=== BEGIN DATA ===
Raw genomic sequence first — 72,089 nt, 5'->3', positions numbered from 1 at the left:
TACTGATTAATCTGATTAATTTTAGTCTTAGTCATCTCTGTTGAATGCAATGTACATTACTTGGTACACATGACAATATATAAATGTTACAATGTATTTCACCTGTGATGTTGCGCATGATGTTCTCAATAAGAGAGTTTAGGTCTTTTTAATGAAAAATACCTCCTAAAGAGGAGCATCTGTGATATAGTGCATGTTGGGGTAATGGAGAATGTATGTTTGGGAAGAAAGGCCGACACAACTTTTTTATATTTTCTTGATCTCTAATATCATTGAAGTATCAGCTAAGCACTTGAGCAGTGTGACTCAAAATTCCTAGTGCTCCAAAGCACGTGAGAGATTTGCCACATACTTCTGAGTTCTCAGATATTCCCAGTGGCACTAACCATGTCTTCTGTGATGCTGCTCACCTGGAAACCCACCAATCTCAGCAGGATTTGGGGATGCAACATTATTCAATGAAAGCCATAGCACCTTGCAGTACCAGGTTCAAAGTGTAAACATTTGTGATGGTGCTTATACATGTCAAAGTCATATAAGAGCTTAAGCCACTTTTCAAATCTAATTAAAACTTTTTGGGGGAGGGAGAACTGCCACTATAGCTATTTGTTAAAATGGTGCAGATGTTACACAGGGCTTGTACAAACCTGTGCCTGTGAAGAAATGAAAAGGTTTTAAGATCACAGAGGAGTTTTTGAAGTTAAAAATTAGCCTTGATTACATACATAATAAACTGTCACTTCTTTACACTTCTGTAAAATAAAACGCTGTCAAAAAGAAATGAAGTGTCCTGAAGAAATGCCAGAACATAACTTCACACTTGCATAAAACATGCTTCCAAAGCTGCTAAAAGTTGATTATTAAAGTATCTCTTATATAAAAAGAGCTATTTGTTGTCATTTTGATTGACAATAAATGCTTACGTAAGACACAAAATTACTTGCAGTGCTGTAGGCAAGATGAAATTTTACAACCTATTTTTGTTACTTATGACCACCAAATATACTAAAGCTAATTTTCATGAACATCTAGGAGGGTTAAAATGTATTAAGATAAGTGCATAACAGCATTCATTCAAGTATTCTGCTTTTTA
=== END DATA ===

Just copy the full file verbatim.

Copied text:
Raw genomic sequence first — 72,089 nt, 5'->3', positions numbered from 1 at the left:
TACTGATTAATCTGATTAATTTTAGTCTTAGTCATCTCTGTTGAATGCAATGTACATTACTTGGTACACATGACAATATATAAATGTTACAATGTATTTCACCTGTGATGTTGCGCATGATGTTCTCAATAAGAGAGTTTAGGTCTTTTTAATGAAAAATACCTCCTAAAGAGGAGCATCTGTGATATAGTGCATGTTGGGGTAATGGAGAATGTATGTTTGGGAAGAAAGGCCGACACAACTTTTTTATATTTTCTTGATCTCTAATATCATTGAAGTATCAGCTAAGCACTTGAGCAGTGTGACTCAAAATTCCTAGTGCTCCAAAGCACGTGAGAGATTTGCCACATACTTCTGAGTTCTCAGATATTCCCAGTGGCACTAACCATGTCTTCTGTGATGCTGCTCACCTGGAAACCCACCAATCTCAGCAGGATTTGGGGATGCAACATTATTCAATGAAAGCCATAGCACCTTGCAGTACCAGGTTCAAAGTGTAAACATTTGTGATGGTGCTTATACATGTCAAAGTCATATAAGAGCTTAAGCCACTTTTCAAATCTAATTAAAACTTTTTGGGGGAGGGAGAACTGCCACTATAGCTATTTGTTAAAATGGTGCAGATGTTACACAGGGCTTGTACAAACCTGTGCCTGTGAAGAAATGAAAAGGTTTTAAGATCACAGAGGAGTTTTTGAAGTTAAAAATTAGCCTTGATTACATACATAATAAACTGTCACTTCTTTACACTTCTGTAAAATAAAACGCTGTCAAAAAGAAATGAAGTGTCCTGAAGAAATGCCAGAACATAACTTCACACTTGCATAAAACATGCTTCCAAAGCTGCTAAAAGTTGATTATTAAAGTATCTCTTATATAAAAAGAGCTATTTGTTGTCATTTTGATTGACAATAAATGCTTACGTAAGACACAAAATTACTTGCAGTGCTGTAGGCAAGATGAAATTTTACAACCTATTTTTGTTACTTATGACCACCAAATATACTAAAGCTAATTTTCATGAACATCTAGGAGGGTTAAAATGTATTAAGATAAGTGCATAACAGCATTCATTCAAGTATTCTGCTTTTTA